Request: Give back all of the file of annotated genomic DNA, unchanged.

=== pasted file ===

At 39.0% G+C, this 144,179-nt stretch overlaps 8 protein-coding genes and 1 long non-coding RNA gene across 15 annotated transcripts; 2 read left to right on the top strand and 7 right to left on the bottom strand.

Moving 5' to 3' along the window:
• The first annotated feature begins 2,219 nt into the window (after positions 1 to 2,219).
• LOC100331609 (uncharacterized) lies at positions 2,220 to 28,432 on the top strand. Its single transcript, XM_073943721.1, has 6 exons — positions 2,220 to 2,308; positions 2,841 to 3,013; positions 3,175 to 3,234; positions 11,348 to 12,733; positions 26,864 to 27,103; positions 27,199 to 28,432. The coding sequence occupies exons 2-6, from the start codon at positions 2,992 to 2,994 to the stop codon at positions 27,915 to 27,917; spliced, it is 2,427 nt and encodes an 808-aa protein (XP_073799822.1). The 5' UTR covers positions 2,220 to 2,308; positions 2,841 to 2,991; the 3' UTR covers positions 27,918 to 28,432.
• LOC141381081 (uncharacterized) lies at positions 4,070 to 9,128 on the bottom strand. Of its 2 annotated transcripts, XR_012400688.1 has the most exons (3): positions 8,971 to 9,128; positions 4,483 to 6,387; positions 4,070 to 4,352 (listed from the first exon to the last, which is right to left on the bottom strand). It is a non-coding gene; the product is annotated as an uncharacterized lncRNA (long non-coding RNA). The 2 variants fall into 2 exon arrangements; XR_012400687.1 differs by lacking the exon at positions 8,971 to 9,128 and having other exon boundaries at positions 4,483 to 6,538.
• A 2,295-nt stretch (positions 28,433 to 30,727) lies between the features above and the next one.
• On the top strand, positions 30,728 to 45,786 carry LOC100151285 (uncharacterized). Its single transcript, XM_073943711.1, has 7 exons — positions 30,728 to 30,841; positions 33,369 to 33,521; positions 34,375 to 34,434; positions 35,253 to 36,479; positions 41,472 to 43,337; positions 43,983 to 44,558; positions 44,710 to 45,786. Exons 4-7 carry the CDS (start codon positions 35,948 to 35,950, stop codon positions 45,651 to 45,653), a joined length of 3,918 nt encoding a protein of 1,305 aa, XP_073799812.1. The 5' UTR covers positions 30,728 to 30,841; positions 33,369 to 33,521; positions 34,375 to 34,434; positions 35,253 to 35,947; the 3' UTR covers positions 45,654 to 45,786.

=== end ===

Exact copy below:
At 39.0% G+C, this 144,179-nt stretch overlaps 8 protein-coding genes and 1 long non-coding RNA gene across 15 annotated transcripts; 2 read left to right on the top strand and 7 right to left on the bottom strand.

Moving 5' to 3' along the window:
• The first annotated feature begins 2,219 nt into the window (after positions 1 to 2,219).
• LOC100331609 (uncharacterized) lies at positions 2,220 to 28,432 on the top strand. Its single transcript, XM_073943721.1, has 6 exons — positions 2,220 to 2,308; positions 2,841 to 3,013; positions 3,175 to 3,234; positions 11,348 to 12,733; positions 26,864 to 27,103; positions 27,199 to 28,432. The coding sequence occupies exons 2-6, from the start codon at positions 2,992 to 2,994 to the stop codon at positions 27,915 to 27,917; spliced, it is 2,427 nt and encodes an 808-aa protein (XP_073799822.1). The 5' UTR covers positions 2,220 to 2,308; positions 2,841 to 2,991; the 3' UTR covers positions 27,918 to 28,432.
• LOC141381081 (uncharacterized) lies at positions 4,070 to 9,128 on the bottom strand. Of its 2 annotated transcripts, XR_012400688.1 has the most exons (3): positions 8,971 to 9,128; positions 4,483 to 6,387; positions 4,070 to 4,352 (listed from the first exon to the last, which is right to left on the bottom strand). It is a non-coding gene; the product is annotated as an uncharacterized lncRNA (long non-coding RNA). The 2 variants fall into 2 exon arrangements; XR_012400687.1 differs by lacking the exon at positions 8,971 to 9,128 and having other exon boundaries at positions 4,483 to 6,538.
• A 2,295-nt stretch (positions 28,433 to 30,727) lies between the features above and the next one.
• On the top strand, positions 30,728 to 45,786 carry LOC100151285 (uncharacterized). Its single transcript, XM_073943711.1, has 7 exons — positions 30,728 to 30,841; positions 33,369 to 33,521; positions 34,375 to 34,434; positions 35,253 to 36,479; positions 41,472 to 43,337; positions 43,983 to 44,558; positions 44,710 to 45,786. Exons 4-7 carry the CDS (start codon positions 35,948 to 35,950, stop codon positions 45,651 to 45,653), a joined length of 3,918 nt encoding a protein of 1,305 aa, XP_073799812.1. The 5' UTR covers positions 30,728 to 30,841; positions 33,369 to 33,521; positions 34,375 to 34,434; positions 35,253 to 35,947; the 3' UTR covers positions 45,654 to 45,786.